Politics is so amazing. Who would have thought that Teddy Kennedy would be succeeded in the U.S. Senate by a Republican? The GOP now has the necessary 41 votes to block anything that the Democratic Senate majority wants to do, from passing legislation to confirming judges. The White House has been very slow to fill judicial and U.S. attorney slots and have squandered that opportunity. The Democrats have achieved NOTHING, and now they can't do anything without Republican votes. George W. Bush became a lame duck with two years to go when the Republicans lost control of Congress in the 2006 midterms. Obama may have become a lame duck for the remainder of his term.
The Democratic party is in shambles. In Congress, the left is angry that nothing has been accomplished. The center is scared to death that if they vote for something Obama wants, they will be wiped out in November.
What is Obama thinking? He passively allowed Reid and Pelosi, two of the most unpopular politicians in America, to take charge of his legislative agenda, and they could not craft legislation that could pass two houses of Congress with big Democratic majorities, much less win the confidence of the American people. The health care bill was the worst-managed piece of legislation that I can remember. Well, Bush's social security "reform" was no prize. The buying of votes, such as the Nebraska Medicare giveaway, was as bad under the Democrats as it was under Tom DeLay. Don't these folks ever step back and ask themselves, What are we doing? How is this going to look to the public? The Republicans deserved to get wiped out in 2006, and they did. The Democrats deserve to get wiped out in 2010, and they will.
The fundamental mistake is that the Democrats governed from the left in a country that is center-right. This is from a Pew Research Center poll, November 2008:
The Democratic Party's advantage in party identification has widened over the past two decades, but the share of Americans who describe their political views as liberal, conservative or moderate has remained stable during the same period. Only about one-in-five Americans currently call themselves liberal (21%), while 38% say they are conservative and 36% describe themselves as moderate. This is virtually unchanged from recent years; when George W. Bush was first elected president, 18% of Americans said they were liberal, 36% were conservative and 38% considered themselves moderate.
It is political suicide to govern from an ideological position occupied by one-fifth of the electorate. The Democrats' defenders will no doubt argue that the health care bill enjoyed considerable public support during the first months of Obama's presidency. And it did. But Democrats began to squabble: over the public option, over whom to tax, over the cost of the bill, and if the proponents of legislation cannot get their house in order, the public is going to lose confidence pretty quickly. Obama's inexperience contributed to the party's woes. He spent much of his time in the Senate running for president, and he just didn't have the feel for how things get done (or fall apart). The Chicago bunch came from a political culture in which the machine always won, and they didn't know what to do when the machine stopped working.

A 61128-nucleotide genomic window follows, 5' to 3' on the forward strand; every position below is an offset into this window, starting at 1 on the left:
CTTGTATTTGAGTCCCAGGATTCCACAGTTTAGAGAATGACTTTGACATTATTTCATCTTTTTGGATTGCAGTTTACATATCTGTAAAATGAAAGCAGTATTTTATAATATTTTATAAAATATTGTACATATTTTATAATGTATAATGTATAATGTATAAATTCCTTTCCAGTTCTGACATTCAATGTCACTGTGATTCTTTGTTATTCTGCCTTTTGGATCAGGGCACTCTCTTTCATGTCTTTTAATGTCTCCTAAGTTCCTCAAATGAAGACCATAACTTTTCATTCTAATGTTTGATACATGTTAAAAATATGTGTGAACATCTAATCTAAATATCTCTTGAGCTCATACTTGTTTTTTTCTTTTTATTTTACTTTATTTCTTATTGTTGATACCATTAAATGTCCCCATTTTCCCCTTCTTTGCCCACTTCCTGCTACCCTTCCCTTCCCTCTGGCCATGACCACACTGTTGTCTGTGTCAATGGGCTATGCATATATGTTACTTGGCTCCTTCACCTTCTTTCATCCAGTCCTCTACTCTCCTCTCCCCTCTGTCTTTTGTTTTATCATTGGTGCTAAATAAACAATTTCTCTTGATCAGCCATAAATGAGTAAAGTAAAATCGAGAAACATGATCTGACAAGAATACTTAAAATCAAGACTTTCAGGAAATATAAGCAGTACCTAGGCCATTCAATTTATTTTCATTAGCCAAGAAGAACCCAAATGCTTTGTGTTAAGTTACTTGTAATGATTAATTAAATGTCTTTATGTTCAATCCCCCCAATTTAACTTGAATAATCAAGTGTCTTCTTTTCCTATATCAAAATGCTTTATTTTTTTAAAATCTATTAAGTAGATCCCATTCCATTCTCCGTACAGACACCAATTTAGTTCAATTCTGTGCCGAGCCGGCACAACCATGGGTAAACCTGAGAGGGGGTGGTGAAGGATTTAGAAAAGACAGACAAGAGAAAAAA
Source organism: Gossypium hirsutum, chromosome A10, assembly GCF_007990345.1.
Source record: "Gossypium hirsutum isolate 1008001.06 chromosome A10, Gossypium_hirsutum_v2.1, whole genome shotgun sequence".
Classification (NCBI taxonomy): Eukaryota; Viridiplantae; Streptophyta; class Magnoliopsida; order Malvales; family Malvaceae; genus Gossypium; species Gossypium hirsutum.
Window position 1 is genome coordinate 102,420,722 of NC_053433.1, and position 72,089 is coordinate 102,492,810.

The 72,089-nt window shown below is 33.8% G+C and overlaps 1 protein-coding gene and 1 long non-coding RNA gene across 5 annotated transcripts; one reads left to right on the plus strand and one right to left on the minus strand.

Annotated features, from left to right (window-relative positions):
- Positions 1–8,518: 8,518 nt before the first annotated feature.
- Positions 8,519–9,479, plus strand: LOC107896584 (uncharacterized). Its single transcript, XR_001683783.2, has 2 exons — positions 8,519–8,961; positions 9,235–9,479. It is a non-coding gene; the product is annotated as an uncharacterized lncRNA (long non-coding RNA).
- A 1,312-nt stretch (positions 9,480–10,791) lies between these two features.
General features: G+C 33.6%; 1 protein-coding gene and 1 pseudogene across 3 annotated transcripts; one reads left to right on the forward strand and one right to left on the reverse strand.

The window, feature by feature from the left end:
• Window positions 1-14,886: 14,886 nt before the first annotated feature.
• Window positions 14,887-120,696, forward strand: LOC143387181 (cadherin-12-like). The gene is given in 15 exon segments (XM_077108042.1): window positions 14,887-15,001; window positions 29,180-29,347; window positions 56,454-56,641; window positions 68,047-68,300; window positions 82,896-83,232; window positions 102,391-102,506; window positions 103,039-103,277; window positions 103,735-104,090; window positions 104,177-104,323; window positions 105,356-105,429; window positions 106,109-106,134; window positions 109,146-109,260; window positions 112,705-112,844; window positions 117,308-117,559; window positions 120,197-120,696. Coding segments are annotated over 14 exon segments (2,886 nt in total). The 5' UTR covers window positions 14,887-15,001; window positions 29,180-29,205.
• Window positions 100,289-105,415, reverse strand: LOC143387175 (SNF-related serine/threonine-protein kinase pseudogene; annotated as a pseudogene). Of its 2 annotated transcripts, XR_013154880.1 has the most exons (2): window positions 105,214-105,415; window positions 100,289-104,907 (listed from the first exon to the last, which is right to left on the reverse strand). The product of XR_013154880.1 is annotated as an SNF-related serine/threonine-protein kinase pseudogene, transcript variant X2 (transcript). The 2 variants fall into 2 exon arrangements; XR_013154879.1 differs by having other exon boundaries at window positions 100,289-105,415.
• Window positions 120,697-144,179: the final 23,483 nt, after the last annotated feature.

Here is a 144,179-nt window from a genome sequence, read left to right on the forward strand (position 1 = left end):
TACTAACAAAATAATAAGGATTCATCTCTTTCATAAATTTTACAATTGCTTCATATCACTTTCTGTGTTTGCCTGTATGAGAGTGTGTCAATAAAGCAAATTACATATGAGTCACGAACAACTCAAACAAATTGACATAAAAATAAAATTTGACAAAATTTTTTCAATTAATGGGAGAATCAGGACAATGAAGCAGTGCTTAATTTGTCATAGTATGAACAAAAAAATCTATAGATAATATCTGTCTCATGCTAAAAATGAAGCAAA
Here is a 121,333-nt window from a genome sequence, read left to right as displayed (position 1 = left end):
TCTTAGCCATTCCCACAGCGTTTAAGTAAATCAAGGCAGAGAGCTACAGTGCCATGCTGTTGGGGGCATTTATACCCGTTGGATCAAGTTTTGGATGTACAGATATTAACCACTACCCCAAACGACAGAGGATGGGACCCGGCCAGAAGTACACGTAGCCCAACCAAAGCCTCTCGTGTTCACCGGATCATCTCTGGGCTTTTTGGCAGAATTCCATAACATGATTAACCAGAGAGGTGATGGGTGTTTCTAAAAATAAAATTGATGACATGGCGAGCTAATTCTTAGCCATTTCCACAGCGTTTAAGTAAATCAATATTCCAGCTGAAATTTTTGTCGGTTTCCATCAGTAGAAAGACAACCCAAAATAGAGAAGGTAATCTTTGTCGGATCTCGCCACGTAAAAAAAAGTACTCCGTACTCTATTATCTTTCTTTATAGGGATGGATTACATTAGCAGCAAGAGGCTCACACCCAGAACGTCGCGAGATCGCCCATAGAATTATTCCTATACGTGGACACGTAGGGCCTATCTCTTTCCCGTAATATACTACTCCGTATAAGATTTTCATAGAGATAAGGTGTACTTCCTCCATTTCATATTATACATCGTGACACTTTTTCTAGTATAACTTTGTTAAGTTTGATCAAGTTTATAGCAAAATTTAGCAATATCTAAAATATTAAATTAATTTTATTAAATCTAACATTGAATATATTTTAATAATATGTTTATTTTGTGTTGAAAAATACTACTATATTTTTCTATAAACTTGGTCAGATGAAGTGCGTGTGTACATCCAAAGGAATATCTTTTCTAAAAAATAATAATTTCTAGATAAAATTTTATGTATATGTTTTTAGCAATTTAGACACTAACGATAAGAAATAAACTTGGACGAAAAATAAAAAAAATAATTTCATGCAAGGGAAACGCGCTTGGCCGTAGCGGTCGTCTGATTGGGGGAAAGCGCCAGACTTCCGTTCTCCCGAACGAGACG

What we have now is 2007-08 all over again: a weakened (but, unlike the Bush years, still personally popular) president, a reinvigorated opposition, and an upcoming election that has the lawmakers in the president's party terrified. And with good reason.
Here are Obama's latest numbers, from an ABC News-Washington Post poll (Jan 12-15, 2010):
Do you approve or disapprove of how Obama is handling health care?
Do you approve or disapprove of how Obama is handling the economy?
Do you approve or disapprove of how Obama is handling the federal budget deficit?
These are bad numbers. However, there is one question on which Obama still does well. From a Quinnipiac University poll:
"Do you think Barack Obama has been a better president than George W. Bush, worse, or about the same as President Bush?"
About the same 23%
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Up to this point, I have focused on the Democrats' problems. But the Republicans have problems too. Before they had 41 votes and the ability to block anything that the Democrats attempted, they could attack everything the Democrats proposed without suffering any adverse consequences. They were free to say No No No to every Democratic initiative, because they didn't have the votes to stop it anyway. Now that they have the votes, how are they going to exercise that power? Are they going to oppose everything? That course is not without risk. Eventually they will come to be seen as irresponsibly negative and oppositional. For all the anger and frustration that is directed at the federal government, the country wants the political system to work. They want problems to be addressed. They don't want gridlock. Health care is buried, but it isn't dead. The problems that led to the attempt to pass legislation aren't going away: the high cost of medical care, the rising number of uninsured Americans, the fiscal instability of Medicare and Medicaid. We all know what the problems are. Are the Republicans going to use their 41 votes as leverage, or are they just going to say No No No? That may work for a while, but it won't work forever.
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